Cybernarium, 2002-2005


During the year 2001, while I was still working as a senior researcher at Frauhofer Institute for Computer Graphics, an idea emerged: So many interesting Virtual and Augmented Reality exhibits had been developed and successfully presented in the recent years. Why not exhibit them permanently and publicly? The idea became a serious project aiming to found a spin-off company, the Cybernarium. In order to boost the foundation by a unique event showing off the potential of VR/AR technology and proofing the applicability of the technology a first public exhibition was organized. In January 2002, Cybernarium Days presented 15 VR/AR exhibits at Darmstadt’s Centralstation; during 6 days more than 10000 citizens visited the exhibition. Although one had to stand in line up to four hours, a questionnaire showed that more than 92% of the visitors where satisfied. The Cybernarium Days created a tremendous press echo including all major German TV networks and helped the successful foundation of Cybernarium GmbH. I led the teams for software development and exhibition design as well as the exhibition organisation. The exhibition was repeated two times in 2003 with similar success. In 2004, the Cybernarium became a permanent institution in Darmstadt.


Augmented Man, 2000


'Augmented Man' is an artistic Augmented Reality installation realized on the occasion of 600th birthday of Johannes Gutenberg. It consists of a stereoscopic projection fed by a stereo camera, acting as a virtual mirror. Visitors see their reflection time-shifted by a few seconds. Moreover the 'mirror' shows an additional virtual person not present in the real auditorium, the Augmented Man. He approaches the visitors and asks questions of fundamental meaning answered simultaneously by citations of famous scientists speaking from the off. Augmented Man is controlled and rendered by software processing the images of the stereo camera and an additional camera mounted to the ceiling. By this means, augmented man knows where the visitors are standing and can be rendered correctly occluded by visitors closer to the mirror.


Virtual Cathedral of Siena, 1999-2000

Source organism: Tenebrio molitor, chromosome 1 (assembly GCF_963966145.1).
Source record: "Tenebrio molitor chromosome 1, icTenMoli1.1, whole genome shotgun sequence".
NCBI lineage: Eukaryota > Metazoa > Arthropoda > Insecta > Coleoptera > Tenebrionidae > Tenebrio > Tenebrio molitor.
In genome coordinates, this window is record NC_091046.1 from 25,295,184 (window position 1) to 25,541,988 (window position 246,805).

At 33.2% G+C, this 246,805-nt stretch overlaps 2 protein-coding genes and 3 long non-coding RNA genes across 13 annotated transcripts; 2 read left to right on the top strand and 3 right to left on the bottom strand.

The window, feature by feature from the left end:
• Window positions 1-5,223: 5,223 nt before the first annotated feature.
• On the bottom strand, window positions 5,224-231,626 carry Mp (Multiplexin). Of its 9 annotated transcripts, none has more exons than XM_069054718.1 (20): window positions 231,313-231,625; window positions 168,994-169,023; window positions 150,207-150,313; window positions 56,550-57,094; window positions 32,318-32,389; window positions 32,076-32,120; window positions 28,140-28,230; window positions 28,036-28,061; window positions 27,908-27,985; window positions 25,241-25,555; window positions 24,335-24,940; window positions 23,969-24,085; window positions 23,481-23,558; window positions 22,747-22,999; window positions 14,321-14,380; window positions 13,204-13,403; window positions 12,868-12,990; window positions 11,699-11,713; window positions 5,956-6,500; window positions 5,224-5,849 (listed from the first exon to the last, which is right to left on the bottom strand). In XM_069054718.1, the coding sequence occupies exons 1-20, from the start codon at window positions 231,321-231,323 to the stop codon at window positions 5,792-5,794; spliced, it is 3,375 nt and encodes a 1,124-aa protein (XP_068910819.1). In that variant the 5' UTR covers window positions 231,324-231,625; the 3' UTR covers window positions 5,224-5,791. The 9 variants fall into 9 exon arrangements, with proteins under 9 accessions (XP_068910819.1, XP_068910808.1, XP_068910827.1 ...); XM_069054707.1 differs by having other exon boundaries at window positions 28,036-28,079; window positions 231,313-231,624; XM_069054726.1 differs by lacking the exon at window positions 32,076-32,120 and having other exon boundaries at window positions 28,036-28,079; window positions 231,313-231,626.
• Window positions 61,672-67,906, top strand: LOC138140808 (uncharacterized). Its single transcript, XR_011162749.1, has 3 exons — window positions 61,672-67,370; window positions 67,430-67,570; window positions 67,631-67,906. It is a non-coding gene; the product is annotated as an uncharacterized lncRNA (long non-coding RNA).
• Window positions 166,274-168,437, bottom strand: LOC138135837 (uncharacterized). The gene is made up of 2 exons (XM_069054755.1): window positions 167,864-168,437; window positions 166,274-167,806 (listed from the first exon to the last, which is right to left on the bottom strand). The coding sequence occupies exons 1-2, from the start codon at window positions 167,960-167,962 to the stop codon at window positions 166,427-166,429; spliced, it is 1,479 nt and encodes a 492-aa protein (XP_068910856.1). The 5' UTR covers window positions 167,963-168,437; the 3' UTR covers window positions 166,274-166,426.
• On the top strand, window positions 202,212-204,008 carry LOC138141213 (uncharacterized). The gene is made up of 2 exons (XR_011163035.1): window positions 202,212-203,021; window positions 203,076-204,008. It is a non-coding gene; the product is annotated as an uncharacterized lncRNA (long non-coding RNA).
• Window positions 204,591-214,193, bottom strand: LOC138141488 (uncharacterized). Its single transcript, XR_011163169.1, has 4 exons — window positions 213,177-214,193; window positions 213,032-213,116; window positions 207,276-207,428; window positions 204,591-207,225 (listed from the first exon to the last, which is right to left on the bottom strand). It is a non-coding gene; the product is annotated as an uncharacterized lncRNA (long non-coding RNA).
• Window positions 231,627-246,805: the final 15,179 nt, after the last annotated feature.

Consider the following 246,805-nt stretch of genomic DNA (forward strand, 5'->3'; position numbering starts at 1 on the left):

The Virtual Cathedral of Siena has been developed as an exhibit for the World Exposition Expo 2000 in Hanover, Germany. The exhibit opens up new vistas of one of the most beautiful gothic cathedrals. Guided by an avatar, called Luigi, visitors roam through the interior of the cathedral and learn about famous artwork of the church. By touching a virtual book they select places of interest and ask Luigi questions about art, history and architecture of the current location. Luigi is rendered as a real-time animated human figure in traditional costume. He features a lively facial expression, lip-sync speech and holds eye contact.


IDEAL, 1998-2000


IDEAL (Interaction Device Abstraction Layer) is a client- server based system connecting VR/AR applications to multidimensional interaction devices such as tracking systems, data glove, spacemouse etc. It provides a hardware-independent object oriented API. Novel features are: Hot swap capabilities, optimal low-latency communication protocols, concurrent access by multiple applications and advanced calibration and testing procedures. Until today IDEAL is a core part of IGD’s VR system 'Virtual Design II' and in daily operational use in German automotive industry.


Virtual Oceanarium, 1996-1998


The Virtual Oceanarium is a 3D visiual simulation of Europe’s largest aquarium, the Oceánario in Lisbon, Portugal. I headed the research and development activities for this project, performed by a joined team between Portugal and Germany. The virtual aquarium we developed consisted of five fish tanks populated with more than 1000 fish with simulated behaviour plus much more static or pre-animated creatures. The Virtual Oceanarium has been presented to the global audience of the world exposition EXPO '98. My article in Communications of the ACM can be found here, a video by my Portuguese colleguages is available on YouTube.


Astronaut Training Simulator, 1995


The astronaut training simulator was developed during my internship at NASA’s Johnson Space Center (JSC). Two VR systems, one running in Houston, USA, one in Darmstadt at Fraunhofer-IGD, Germany where linked by an ISDN line for communication. The participants shared a common training environment depicting the Space Shuttle docked to the Hubble Space Telescope. Each astronaut was rendered by a space suit with a movable arm and hand. Two astronauts situated at JSC and IGD simultaneously controlled their avatars by HMD, data glove and navigated with a spacemouse. Together they trained the replacement of defective power supply by a spare part. The experiment has been successfully replayed on SIGGRAPH’s Digital Bayou in 1996. Our publication in German Science Magazine 'Spektrum der Wissenschaft' can be found here.